Nissan relies on this material for CO2 reduction
Japanese auto manufacturer Nissan has developed a new material in collaboration with the Tokyo Institute of Technology, which is claimed to help the automaker to reduce CO2 emission. The material is christened as photon upconversion (UC) and it is claimed to improve the efficiency of artificial photosynthesis that will split water into oxygen and hydrogen. Nissan aims to use this hydrogen with CO2 to produce raw compounds like olefins for resins. These resins would be used in future Nissan cars.
The car brand claims that it plans to achieve carbon neutrality throughout the life cycle of its products by 2050. This new technology will contribute to Nissan’s aims by enhancing the use of CO2 as a raw material, which can reduce its dependence on fossil fuels in the manufacturing of resins and other products.
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Resin is vehemently used in the automotive industry as fillers and adhesive on the body of vehicles. It works with a variety of surfaces including plastics, fibreglass, metals and wood.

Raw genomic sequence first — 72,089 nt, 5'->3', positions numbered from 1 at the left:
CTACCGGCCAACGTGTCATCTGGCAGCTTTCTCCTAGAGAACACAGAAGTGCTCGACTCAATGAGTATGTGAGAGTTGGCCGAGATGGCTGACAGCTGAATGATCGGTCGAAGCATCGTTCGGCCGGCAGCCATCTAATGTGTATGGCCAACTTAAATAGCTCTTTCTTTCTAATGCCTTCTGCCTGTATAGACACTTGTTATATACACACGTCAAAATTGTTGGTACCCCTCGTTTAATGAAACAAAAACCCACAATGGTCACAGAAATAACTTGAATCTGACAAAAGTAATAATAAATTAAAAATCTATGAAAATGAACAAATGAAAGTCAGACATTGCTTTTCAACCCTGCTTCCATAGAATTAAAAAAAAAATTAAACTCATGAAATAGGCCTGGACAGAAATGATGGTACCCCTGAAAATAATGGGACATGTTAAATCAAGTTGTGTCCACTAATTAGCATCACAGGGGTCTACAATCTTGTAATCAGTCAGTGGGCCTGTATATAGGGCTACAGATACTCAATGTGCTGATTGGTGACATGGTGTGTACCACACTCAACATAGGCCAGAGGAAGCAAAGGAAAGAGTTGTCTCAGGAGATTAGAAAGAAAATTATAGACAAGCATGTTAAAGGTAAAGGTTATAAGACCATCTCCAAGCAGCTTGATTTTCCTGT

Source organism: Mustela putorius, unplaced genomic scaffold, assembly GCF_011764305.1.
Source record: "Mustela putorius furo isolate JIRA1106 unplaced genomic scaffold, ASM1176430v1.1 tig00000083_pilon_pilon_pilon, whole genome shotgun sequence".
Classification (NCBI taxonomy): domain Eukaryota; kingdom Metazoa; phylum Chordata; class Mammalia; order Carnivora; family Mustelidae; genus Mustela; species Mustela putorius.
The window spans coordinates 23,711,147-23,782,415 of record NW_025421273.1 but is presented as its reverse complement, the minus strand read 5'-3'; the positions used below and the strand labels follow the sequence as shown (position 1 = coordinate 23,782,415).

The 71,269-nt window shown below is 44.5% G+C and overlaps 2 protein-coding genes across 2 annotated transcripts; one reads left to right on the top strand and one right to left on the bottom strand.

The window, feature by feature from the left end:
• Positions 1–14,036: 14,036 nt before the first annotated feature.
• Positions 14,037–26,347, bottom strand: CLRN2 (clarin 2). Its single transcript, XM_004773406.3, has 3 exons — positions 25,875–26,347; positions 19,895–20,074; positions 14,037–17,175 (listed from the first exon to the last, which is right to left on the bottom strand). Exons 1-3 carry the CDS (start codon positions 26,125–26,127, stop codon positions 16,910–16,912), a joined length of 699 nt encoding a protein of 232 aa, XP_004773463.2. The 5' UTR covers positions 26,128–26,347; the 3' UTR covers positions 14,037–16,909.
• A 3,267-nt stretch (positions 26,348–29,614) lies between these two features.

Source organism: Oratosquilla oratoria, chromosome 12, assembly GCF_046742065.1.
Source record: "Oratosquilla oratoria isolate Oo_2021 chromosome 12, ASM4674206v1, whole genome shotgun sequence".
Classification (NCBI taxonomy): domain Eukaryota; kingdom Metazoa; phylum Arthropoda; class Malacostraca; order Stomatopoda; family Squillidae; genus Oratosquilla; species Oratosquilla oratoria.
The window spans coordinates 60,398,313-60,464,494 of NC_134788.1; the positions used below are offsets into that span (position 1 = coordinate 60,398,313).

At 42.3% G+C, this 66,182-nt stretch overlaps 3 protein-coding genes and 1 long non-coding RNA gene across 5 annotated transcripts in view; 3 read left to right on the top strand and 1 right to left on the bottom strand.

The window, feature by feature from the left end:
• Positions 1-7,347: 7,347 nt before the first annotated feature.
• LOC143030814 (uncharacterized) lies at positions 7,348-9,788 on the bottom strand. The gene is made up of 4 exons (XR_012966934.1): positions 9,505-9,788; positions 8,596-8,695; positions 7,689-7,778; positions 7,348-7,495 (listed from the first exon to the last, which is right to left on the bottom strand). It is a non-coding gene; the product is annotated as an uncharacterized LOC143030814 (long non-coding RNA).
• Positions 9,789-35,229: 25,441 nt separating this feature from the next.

Nissan claims the newly developed UC solids convert presently wasted long-wavelength light into short-wavelength light, which can be used in a variety of artificial photosynthesis applications. The new UC materials are stable solids that can continue to function even when oxygen is present.
The latest innovation comes in line with the automaker's strategy to achieve carbon neutrality across all operations. The automaker has set a goal to achieve carbon neutrality across all operations and products by 2050. By the early 2030s Nissan aims to offer all its new vehicles as electrified in key markets. A part of this carbon neutrality achieving strategy is extracting raw materials sustainably from end-of-life vehicles and other recyclable resources. The UC is expected to play a key role in that.